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Klausnitzer, B. (1995). Die Hirschkäfer. Westharp Wissenschaften, Heidelburg. Martin, E. (1999). In : Dymond, D. & Martin, E. (eds). An Historical Atlas of Suffolk. Suffolk County Council, Ipswich. Napier, D. (1999). The 1998 National Stag Beetle Survey. Antenna 23(2): 7781. Bulletin of the Royal Entomological Society. Owen, J. A. (1992). Lucanids in the garden. Entomologist’s Record and Journal of Variation. 104: 326. Sheet 4. (1983). Eastern England. Soils of England and Wales. Ordnance Survey, Southampton. South Sheet. (1979). British Geological Survey (3rd Edition). Suffolk Biodiversity Working Group (1998). Suffolk Local Biodiversity Action Plan. Suffolk County Council, Ipswich. Tochtermann, E. (1987). In : Klausnitzer, B. (1995). Die Hirschkäfer. Westarp Wissenschaften, Heidelburg. Tochtermann, E. (1992). Neue biologische Fakten und Problematik der Hirschkäferförderung. Allg. Forst Zeitschrift. 6/1992: 308-311. Tullett, A. G. (1998). Conservation status and habitat requirements of the stag beetle, Lucanus cervus (L.), in Britain. A dissertation submitted to the University of East Anglia for the degree of Master of Science in Applied Ecology and Conservation. Whitehead, P. F. (1993). Lucanus cervus (L.) (Coleoptera : Lucanidae) in Worcestershire with a hypothesis for its distribution. Entomologist’s Mon. Mag. 129: 206. Wymer, J. (1999). In : Dymond, D. & Martin, E. (eds). An Historical Atlas of Suffolk. Suffolk County Council, Ipswich. Colin Hawes 3 Silver Leys Bentley Ipswich IP9 2BS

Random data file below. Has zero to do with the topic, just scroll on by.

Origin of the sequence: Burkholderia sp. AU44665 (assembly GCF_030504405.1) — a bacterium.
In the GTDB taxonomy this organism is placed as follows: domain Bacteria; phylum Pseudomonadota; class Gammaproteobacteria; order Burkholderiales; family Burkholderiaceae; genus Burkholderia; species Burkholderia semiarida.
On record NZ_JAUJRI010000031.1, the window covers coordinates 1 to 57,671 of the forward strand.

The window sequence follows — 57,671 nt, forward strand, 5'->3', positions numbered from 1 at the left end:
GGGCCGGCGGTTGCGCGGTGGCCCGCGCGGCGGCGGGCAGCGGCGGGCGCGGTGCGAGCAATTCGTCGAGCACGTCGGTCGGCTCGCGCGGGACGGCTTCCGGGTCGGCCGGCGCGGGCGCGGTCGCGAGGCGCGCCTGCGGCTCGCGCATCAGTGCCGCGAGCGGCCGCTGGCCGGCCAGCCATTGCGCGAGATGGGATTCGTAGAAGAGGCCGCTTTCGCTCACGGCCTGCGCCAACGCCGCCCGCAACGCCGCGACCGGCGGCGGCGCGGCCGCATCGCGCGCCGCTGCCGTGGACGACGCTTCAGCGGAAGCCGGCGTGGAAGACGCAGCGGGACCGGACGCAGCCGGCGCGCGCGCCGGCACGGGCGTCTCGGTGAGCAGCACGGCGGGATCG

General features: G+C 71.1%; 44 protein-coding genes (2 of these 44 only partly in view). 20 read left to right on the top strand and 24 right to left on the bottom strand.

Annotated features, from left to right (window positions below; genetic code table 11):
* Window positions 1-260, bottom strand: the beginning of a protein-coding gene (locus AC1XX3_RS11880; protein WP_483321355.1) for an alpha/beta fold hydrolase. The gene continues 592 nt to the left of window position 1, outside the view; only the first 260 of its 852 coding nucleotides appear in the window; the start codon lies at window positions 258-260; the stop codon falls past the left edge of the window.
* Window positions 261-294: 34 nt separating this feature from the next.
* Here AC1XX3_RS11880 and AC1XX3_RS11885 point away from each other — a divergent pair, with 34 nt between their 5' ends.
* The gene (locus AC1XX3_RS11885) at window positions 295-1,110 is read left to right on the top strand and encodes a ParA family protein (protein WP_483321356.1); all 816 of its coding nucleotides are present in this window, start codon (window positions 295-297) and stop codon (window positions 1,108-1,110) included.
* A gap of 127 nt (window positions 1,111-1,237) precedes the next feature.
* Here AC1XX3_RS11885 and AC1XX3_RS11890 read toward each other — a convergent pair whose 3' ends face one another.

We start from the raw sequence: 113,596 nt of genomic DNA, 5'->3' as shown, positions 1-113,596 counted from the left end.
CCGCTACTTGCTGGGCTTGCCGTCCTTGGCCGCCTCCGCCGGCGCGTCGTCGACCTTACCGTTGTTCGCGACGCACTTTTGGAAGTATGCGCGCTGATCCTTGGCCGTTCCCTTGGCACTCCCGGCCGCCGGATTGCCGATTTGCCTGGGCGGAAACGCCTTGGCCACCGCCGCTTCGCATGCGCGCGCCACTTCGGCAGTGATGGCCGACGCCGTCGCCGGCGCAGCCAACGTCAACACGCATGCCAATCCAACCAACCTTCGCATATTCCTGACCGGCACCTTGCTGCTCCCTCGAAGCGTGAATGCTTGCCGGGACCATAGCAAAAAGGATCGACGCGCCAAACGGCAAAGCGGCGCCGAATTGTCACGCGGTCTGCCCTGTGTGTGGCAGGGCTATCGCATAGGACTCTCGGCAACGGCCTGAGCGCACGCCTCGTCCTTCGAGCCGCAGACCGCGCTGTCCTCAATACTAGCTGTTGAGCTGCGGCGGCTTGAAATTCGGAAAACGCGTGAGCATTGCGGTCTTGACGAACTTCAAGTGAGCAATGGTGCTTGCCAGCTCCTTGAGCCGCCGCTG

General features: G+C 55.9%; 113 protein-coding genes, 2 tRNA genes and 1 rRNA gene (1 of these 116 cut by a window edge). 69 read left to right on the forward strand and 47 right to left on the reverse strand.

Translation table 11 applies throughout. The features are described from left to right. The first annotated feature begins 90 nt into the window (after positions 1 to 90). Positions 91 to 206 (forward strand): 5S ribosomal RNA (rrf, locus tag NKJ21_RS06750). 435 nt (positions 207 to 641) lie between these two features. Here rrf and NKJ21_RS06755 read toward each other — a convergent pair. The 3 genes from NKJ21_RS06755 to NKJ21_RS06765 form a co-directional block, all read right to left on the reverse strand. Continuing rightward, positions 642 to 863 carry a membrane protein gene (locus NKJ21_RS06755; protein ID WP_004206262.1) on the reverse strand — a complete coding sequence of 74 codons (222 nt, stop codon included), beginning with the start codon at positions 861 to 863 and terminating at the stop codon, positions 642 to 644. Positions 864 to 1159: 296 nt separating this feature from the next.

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Plate 8: Map showing accumulated day degrees (ADD) from April to September in the South East of England and the sightings collected during the 1998 National Stag Beetle Survey (p. 66). (Source: FRCA)

THE STAG BEETLE, LUCANUS CERVUS L. A HYPOTHESIS FOR ITS DISTRIBUTION IN SUFFOLK  

Colin Hawes